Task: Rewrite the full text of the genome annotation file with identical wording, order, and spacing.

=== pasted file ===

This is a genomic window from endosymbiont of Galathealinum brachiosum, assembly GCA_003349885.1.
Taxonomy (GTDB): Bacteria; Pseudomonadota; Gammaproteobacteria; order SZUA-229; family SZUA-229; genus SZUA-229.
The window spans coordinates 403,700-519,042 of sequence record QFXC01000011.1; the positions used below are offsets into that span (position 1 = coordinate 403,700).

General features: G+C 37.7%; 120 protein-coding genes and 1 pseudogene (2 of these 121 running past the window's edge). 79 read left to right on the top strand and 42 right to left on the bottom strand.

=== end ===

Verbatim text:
This is a genomic window from endosymbiont of Galathealinum brachiosum, assembly GCA_003349885.1.
Taxonomy (GTDB): Bacteria; Pseudomonadota; Gammaproteobacteria; order SZUA-229; family SZUA-229; genus SZUA-229.
The window spans coordinates 403,700-519,042 of sequence record QFXC01000011.1; the positions used below are offsets into that span (position 1 = coordinate 403,700).

General features: G+C 37.7%; 120 protein-coding genes and 1 pseudogene (2 of these 121 running past the window's edge). 79 read left to right on the top strand and 42 right to left on the bottom strand.